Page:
Welcome to PTown, the silver lining seaside borough.
It’s 2030, and we’re still getting to grips with a unequivocally heating planet, but the residents are mitigating and adapting where they can.
PTown is not just famous for its burgeoning hub of distribution centres.
It’s leading the charge in the electrical vehicle revolution, come hell or high water.
It’s not all bad, for some!
PTown Bay MMXXX is a board game co-created with young people at the Nacro Education and Skills Centre in Peterborough, UK who are learning outside the mainstream education system. The game explores the current and near future aspirations of young people faced with multiple disadvantages.
Set in 2030 (MMXXX), petrol and diesel car sales have been banned and the Peterborough landscape has been drastically changed by climate change and sea level rises. Players must navigate their way around the newly coastal city, meeting colourful local characters, completing missions, and collaborating and competing with other players.
But this is not a ‘Peterborough Monopoly’ instead the locations, missions, characters and map are influenced by the young people’s view of the city they live in.
The game was developed over 15 sessions from Feb – June, the young people met with Hwa Young (later joined in person at NACRO by Prin) Tuesday mornings for 3 hours over Zoom, as per adaptation to learning during pandemic times. The sessions involved playing games, talking cars, going on fantasy drives, debating local landmarks and sketching out future dreams.
The workshops was steered by the young men’s interest in cars as a vehicle to think through environmental issues. Both the production process and the playing of the game seek to allow young people to explore how their engagement with the environment and nature can impact on their futures in a micro and macro context.
This process driven, participant led project seeks to understand how co-production, creative methodologies and knowledge exchange between socially engaged art and criminological research develop to inform penal reformers’ campaigns around youth justice. Environmental and social factors, including the climate crisis, is presented as one of the many issues the young people face, as we work together to understand their understanding of where they belong in the world. By creating a framework to examine our everyday surroundings, we expand our conception of how living things are interconnected, in order to dream bigger and find alternatives to the ways things are now.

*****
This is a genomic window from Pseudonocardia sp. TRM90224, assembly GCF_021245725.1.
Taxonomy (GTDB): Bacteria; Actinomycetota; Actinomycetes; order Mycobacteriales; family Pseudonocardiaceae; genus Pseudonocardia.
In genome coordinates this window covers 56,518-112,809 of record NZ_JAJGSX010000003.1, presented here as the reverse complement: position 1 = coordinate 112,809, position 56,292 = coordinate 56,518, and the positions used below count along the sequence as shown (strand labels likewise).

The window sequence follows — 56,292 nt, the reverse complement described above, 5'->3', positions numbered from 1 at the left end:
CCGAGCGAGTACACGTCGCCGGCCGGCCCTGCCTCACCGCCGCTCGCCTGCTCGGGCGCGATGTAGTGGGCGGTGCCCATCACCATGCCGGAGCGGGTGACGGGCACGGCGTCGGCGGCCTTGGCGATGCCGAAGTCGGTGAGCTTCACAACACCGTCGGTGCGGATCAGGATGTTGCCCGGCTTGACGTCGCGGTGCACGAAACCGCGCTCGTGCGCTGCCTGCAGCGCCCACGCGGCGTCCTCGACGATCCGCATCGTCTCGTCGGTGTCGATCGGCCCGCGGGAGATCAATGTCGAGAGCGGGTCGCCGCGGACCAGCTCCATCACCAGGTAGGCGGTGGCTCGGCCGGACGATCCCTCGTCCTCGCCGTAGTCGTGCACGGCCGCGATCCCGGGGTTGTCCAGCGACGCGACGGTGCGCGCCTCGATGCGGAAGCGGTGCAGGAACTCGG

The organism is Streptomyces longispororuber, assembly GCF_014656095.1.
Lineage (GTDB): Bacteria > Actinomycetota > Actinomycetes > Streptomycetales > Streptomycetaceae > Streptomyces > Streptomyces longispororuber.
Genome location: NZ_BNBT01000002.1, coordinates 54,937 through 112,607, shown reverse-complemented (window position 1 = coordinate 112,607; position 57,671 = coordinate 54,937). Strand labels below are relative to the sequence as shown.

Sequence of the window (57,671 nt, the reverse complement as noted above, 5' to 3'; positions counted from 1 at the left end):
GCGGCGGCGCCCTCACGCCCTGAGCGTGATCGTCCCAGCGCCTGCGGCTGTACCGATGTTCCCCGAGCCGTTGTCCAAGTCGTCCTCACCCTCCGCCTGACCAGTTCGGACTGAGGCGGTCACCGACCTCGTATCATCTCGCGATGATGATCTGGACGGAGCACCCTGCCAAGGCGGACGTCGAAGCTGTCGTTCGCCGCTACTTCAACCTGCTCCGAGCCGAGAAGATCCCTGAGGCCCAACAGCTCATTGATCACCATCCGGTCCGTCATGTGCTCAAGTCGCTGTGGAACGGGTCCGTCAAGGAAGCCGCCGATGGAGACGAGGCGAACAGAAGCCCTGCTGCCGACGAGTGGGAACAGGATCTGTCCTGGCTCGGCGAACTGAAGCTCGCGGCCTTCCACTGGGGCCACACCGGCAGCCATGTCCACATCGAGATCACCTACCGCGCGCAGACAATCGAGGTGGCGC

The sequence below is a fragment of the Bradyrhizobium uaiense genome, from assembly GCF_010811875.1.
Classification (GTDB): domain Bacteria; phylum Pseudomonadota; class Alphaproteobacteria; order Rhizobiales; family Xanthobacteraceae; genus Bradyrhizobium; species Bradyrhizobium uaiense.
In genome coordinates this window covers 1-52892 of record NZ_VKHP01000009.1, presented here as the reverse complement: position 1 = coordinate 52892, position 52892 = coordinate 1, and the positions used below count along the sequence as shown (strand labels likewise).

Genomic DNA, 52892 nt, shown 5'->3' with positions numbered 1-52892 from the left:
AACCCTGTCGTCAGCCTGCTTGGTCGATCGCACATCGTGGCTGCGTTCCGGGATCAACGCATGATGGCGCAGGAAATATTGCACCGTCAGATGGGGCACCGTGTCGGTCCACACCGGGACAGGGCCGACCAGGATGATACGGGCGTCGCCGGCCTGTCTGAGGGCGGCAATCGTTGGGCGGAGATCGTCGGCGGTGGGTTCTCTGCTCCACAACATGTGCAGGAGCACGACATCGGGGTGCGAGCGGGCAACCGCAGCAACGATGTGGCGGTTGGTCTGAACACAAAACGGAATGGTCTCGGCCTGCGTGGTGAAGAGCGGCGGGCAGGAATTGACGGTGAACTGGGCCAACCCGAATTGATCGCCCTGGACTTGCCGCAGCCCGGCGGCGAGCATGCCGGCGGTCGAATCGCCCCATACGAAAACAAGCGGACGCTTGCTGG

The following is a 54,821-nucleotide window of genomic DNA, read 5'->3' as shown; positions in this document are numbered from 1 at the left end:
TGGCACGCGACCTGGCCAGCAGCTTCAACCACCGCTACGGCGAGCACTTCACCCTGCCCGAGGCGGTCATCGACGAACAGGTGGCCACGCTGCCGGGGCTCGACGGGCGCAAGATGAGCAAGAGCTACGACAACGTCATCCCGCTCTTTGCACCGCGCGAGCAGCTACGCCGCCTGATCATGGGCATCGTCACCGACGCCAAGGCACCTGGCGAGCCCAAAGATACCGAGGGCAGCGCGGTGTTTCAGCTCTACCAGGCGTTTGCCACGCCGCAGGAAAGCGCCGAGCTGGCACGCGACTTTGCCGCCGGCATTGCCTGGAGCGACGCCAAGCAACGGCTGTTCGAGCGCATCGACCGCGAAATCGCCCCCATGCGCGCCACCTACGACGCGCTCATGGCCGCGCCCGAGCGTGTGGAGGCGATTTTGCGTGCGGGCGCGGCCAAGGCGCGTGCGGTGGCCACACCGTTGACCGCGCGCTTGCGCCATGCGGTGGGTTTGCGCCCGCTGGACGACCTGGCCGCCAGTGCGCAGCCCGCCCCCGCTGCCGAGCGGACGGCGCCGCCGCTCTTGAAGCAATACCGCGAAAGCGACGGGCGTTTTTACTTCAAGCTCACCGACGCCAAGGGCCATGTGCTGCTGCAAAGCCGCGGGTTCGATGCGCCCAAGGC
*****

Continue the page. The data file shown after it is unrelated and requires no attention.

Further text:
The game making ‘task’ opened up conversations regarding the relationship and impact of environmental factors and the environment on their lifestyles, engagement in civil society, their relationship with social institutions, experience of the criminal justice system and the future resettlement and life chances in an oblique manner. The project explores the intersections of environmental and criminal justice policies and ways in which young people excluded from mainstream education are able to meaningfully engage in debates about the environment. The resulting board game is a framework to have conversations, whilst engaged in a playful activity.
The climate change movement can often be portrayed as only accessible to those with the privilege of having the time and the money to participate and make meaningful changes. This interdisciplinary collaboration between art, criminology, disadvantage, disengaged young people and penal reform seeks to inform debates about both social and climate justice and the need to broaden the participation of disengaged communities in causes which have a direct impact upon their lives.
Hwa Young with Dans, Emilijus, Kye, Oscar, Riley
A Common Ground commission by Season for Change, a nationwide programme of artistic and cultural events that celebrate the environment and inspire urgent climate action. Common Ground commissions energises artists and cultural organisations to put climate action at the heart of their programming, with a priority of centring communities and groups that have been previously underrepresented in and excluded from conversations about culture and climate.
NACRO is a national social justice charity with more than 50 years’ experience of changing lives, building stronger communities and reducing crime. NACRO houses, educates, supports, advises, and speaks out for and with disadvantaged young people and adults
The Howard League for Penal Reform is the oldest penal reform charity in the world. It is a national charity working for less crime, safer communities and fewer people in prison. It is committed to undertaking research and demonstration projects that ensure that unheard voices and experiences are brought to the fore particularly through our established partnership with academics and creative methodologies.
Dr Will Jackson is based in The Centre for the Study of Crime, Criminalisation and Social Exclusion at Liverpool John Moores University